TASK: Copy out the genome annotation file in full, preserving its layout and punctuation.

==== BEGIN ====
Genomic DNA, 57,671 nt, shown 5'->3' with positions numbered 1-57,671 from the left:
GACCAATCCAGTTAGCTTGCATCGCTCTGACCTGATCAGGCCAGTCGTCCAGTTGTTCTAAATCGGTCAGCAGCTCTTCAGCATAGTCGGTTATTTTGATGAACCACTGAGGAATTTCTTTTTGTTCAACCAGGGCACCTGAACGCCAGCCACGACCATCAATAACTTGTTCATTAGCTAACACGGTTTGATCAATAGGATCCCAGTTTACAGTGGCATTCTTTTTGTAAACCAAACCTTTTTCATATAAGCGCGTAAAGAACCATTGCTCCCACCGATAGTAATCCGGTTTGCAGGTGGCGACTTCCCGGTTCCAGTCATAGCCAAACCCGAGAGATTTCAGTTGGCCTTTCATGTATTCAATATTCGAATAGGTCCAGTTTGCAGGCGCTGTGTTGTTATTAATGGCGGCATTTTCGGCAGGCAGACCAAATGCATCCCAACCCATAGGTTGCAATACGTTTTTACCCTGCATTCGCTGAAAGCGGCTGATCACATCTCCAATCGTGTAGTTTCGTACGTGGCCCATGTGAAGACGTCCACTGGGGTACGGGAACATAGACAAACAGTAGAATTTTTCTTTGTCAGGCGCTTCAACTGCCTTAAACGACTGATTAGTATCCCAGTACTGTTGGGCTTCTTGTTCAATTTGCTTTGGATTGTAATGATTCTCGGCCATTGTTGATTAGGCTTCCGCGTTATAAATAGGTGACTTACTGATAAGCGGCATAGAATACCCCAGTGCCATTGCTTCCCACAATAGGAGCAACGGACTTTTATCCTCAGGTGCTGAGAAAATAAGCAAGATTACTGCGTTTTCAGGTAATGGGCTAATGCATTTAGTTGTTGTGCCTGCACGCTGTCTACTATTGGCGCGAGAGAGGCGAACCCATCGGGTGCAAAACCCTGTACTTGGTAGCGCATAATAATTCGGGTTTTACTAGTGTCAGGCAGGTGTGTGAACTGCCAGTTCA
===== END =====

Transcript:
Genomic DNA, 57,671 nt, shown 5'->3' with positions numbered 1-57,671 from the left:
GACCAATCCAGTTAGCTTGCATCGCTCTGACCTGATCAGGCCAGTCGTCCAGTTGTTCTAAATCGGTCAGCAGCTCTTCAGCATAGTCGGTTATTTTGATGAACCACTGAGGAATTTCTTTTTGTTCAACCAGGGCACCTGAACGCCAGCCACGACCATCAATAACTTGTTCATTAGCTAACACGGTTTGATCAATAGGATCCCAGTTTACAGTGGCATTCTTTTTGTAAACCAAACCTTTTTCATATAAGCGCGTAAAGAACCATTGCTCCCACCGATAGTAATCCGGTTTGCAGGTGGCGACTTCCCGGTTCCAGTCATAGCCAAACCCGAGAGATTTCAGTTGGCCTTTCATGTATTCAATATTCGAATAGGTCCAGTTTGCAGGCGCTGTGTTGTTATTAATGGCGGCATTTTCGGCAGGCAGACCAAATGCATCCCAACCCATAGGTTGCAATACGTTTTTACCCTGCATTCGCTGAAAGCGGCTGATCACATCTCCAATCGTGTAGTTTCGTACGTGGCCCATGTGAAGACGTCCACTGGGGTACGGGAACATAGACAAACAGTAGAATTTTTCTTTGTCAGGCGCTTCAACTGCCTTAAACGACTGATTAGTATCCCAGTACTGTTGGGCTTCTTGTTCAATTTGCTTTGGATTGTAATGATTCTCGGCCATTGTTGATTAGGCTTCCGCGTTATAAATAGGTGACTTACTGATAAGCGGCATAGAATACCCCAGTGCCATTGCTTCCCACAATAGGAGCAACGGACTTTTATCCTCAGGTGCTGAGAAAATAAGCAAGATTACTGCGTTTTCAGGTAATGGGCTAATGCATTTAGTTGTTGTGCCTGCACGCTGTCTACTATTGGCGCGAGAGAGGCGAACCCATCGGGTGCAAAACCCTGTACTTGGTAGCGCATAATAATTCGGGTTTTACTAGTGTCAGGCAGGTGTGTGAACTGCCAGTTCA